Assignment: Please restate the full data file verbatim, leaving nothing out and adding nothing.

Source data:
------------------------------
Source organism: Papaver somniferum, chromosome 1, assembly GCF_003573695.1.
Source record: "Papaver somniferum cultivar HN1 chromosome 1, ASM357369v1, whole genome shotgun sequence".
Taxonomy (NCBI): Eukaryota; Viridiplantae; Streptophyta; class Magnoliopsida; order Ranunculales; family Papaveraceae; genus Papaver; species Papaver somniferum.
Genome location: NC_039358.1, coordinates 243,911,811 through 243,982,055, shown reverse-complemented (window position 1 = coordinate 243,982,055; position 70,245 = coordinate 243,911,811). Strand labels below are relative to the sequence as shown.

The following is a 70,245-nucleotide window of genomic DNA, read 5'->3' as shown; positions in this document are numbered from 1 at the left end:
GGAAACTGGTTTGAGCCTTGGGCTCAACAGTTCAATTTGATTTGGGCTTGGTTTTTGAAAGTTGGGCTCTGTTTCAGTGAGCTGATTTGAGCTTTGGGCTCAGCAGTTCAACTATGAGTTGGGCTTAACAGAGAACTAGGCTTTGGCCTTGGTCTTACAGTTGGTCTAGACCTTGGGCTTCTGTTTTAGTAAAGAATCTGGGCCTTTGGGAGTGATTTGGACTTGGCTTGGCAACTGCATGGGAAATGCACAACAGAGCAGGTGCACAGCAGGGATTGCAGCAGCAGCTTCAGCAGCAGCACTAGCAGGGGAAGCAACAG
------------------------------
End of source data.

Source organism: Papaver somniferum, chromosome 1, assembly GCF_003573695.1.
Source record: "Papaver somniferum cultivar HN1 chromosome 1, ASM357369v1, whole genome shotgun sequence".
Taxonomy (NCBI): Eukaryota; Viridiplantae; Streptophyta; class Magnoliopsida; order Ranunculales; family Papaveraceae; genus Papaver; species Papaver somniferum.
Genome location: NC_039358.1, coordinates 243,911,811 through 243,982,055, shown reverse-complemented (window position 1 = coordinate 243,982,055; position 70,245 = coordinate 243,911,811). Strand labels below are relative to the sequence as shown.

The following is a 70,245-nucleotide window of genomic DNA, read 5'->3' as shown; positions in this document are numbered from 1 at the left end:
GGAAACTGGTTTGAGCCTTGGGCTCAACAGTTCAATTTGATTTGGGCTTGGTTTTTGAAAGTTGGGCTCTGTTTCAGTGAGCTGATTTGAGCTTTGGGCTCAGCAGTTCAACTATGAGTTGGGCTTAACAGAGAACTAGGCTTTGGCCTTGGTCTTACAGTTGGTCTAGACCTTGGGCTTCTGTTTTAGTAAAGAATCTGGGCCTTTGGGAGTGATTTGGACTTGGCTTGGCAACTGCATGGGAAATGCACAACAGAGCAGGTGCACAGCAGGGATTGCAGCAGCAGCTTCAGCAGCAGCACTAGCAGGGGAAGCAACAG